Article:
« PreviousContinue »
to take a full and comprehensive view of the relative strength and confidence with which each amendment was adopted, and of analogous plans and propositions, out of which a choice was made.
Should the constitution, which has been recommended for the ratification of the people, be approved, this volume, it is conceived, will be a valuable historical memorial, embracing all the official documents connected with the Convention, and furnishing the best interpretation and exposition of the spirit of the constitution, by explaining the views and intentions of its framers.
To those who look upon the Convention and the events connected with it, as ordinary occurrences, and who do not reflect on the nature and extent of this revolution, and its remote bearing on the future character and history of the state, a volume of seven hundred pages may appear disproportionate to the subject to which it relates. But the compilers are among those who believe, that the last year will form a memorable period in the annals of the state; and that events which may now seem unimportant, from our familiarity with them, will hereafter assume a different character, and be sought for with avidity. Circumstantial records wbich now pass unheeded, may in time become valuable to the jurist, in deciding upon the construction of the constitution ; to the historian, in delineating the character of the age; or at least to the antiquary, by enriching his library, without the labour of searching for documents, scattered amidst the rubbish and ruins of years.
These are some of the considerations, by which the reporters have been actuated in incurring the labour and expense of compiling and publishing this volume. No pains have been spared to render it in all respects as complete as possible, and to present it in a dress, and style of execution, which may recommend it to public patronage.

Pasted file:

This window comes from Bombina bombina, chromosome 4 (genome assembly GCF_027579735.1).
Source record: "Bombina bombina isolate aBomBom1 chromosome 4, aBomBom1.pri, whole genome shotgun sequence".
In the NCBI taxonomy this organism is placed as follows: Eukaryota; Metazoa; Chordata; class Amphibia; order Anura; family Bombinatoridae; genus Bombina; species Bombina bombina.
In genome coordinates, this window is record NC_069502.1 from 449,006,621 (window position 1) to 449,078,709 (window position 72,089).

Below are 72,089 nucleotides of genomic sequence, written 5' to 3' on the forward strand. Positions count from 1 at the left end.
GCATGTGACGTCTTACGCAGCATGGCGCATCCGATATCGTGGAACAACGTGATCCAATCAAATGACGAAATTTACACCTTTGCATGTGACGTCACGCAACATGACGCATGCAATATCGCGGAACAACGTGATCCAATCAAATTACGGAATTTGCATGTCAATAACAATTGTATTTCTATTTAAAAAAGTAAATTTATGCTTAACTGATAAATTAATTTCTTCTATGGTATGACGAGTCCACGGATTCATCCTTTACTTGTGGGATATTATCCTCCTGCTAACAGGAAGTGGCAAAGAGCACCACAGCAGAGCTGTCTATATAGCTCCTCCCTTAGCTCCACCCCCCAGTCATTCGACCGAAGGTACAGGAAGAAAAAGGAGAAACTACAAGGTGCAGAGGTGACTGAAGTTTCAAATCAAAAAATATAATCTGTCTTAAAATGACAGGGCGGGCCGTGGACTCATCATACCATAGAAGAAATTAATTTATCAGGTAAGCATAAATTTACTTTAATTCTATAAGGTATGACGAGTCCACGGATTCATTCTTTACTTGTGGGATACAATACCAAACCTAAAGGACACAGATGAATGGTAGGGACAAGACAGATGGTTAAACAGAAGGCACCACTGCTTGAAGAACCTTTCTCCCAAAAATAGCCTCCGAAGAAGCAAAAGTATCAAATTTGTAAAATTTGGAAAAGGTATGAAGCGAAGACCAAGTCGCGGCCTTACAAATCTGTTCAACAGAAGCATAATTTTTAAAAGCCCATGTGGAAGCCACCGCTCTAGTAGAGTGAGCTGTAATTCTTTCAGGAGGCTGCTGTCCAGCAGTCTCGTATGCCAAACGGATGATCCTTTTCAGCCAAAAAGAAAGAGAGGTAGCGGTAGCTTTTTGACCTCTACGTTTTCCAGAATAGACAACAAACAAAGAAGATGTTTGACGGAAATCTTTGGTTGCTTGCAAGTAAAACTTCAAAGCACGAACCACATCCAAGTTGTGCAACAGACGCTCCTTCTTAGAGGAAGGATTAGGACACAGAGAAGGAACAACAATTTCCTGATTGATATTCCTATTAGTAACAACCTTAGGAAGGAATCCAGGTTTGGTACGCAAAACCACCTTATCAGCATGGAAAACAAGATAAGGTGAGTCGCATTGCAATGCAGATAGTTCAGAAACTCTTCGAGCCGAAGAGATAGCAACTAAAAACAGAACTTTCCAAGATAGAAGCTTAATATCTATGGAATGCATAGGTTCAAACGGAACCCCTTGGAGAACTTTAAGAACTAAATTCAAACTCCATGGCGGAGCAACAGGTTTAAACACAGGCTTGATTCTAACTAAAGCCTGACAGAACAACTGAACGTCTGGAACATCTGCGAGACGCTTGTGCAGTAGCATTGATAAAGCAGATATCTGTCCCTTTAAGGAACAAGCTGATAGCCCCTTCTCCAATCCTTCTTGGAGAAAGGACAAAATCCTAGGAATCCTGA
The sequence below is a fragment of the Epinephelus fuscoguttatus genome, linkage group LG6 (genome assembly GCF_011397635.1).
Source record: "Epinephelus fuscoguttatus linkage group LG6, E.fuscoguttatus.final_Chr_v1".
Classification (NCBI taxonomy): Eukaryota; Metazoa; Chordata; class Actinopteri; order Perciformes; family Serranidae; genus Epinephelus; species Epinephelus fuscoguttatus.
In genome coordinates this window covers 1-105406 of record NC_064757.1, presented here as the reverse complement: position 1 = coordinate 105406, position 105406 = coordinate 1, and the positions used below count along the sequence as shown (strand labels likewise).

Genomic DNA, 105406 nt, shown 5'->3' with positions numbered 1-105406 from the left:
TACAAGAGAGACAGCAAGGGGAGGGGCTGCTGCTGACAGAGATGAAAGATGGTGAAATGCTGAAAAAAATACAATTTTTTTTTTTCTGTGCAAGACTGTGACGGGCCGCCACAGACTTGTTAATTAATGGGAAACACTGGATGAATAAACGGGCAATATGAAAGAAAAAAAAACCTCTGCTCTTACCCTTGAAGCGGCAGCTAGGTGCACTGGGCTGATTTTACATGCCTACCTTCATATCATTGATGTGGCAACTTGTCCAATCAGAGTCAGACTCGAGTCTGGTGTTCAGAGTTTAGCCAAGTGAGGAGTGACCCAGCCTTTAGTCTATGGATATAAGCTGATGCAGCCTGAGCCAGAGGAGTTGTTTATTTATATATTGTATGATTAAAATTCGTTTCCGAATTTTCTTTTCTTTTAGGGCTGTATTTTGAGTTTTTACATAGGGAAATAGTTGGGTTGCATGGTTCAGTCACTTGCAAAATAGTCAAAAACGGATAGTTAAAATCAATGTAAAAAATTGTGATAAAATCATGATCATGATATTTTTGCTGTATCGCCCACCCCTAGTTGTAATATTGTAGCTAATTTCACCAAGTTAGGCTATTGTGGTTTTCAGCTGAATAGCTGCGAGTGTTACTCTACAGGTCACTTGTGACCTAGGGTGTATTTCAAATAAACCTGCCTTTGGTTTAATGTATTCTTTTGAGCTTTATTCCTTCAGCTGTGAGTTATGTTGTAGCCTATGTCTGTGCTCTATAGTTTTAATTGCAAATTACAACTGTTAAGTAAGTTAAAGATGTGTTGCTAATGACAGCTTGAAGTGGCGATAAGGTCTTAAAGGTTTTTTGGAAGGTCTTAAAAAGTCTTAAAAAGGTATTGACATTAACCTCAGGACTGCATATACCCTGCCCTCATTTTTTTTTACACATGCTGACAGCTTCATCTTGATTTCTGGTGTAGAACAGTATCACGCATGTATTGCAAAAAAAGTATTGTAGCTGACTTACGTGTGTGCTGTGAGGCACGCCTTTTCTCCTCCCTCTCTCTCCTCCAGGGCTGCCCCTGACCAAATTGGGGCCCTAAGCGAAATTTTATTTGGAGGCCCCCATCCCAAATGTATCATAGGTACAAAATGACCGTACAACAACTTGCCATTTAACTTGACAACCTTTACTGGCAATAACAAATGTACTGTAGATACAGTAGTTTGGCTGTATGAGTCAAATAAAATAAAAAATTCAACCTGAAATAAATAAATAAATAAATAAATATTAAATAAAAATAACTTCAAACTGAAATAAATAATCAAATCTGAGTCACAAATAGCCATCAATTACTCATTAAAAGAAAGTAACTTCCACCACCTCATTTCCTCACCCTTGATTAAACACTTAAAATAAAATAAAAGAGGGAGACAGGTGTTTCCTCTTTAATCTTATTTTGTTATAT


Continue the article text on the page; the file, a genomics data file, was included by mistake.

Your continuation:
Albany, 15th November, 1821.
State of New-York.
In Convention of the Representatives of the State of New-York.
KINGSTON, 2012 APRIL, 1777.
AND WEEKBAs the congress of the colony of New York did, on the thirty-first day of May, now last pasi, resolve as follows, viz:
“ WHEREAS, the present government of his colony, by congress Its object term and committees, was instituted while the former government, under porary. the crown of Great Britain, existed in full force ;-and was eslablished for the sole purpose of opposing the usurpation of the British parliament, and was intended to expire on a reconciliation with Great-Britain, which it was then app: ehended would soon take place, but is now considered as remote and sinceriain.
" AND WHEREAS many and great inconveniences attend the said fus inconvenienmode of government by congress and commitees, as of necessity, in cts. many instances, legislative, judicial and executive powers bave been vested therein, especially since the dissolution of the former govern. ment, by the abdication of the la’e governor, and the exclusion of this colony from the protection of the king of Great-Britain.
“ AND WHEREAS the continental congress did resolve as followeth, co wit :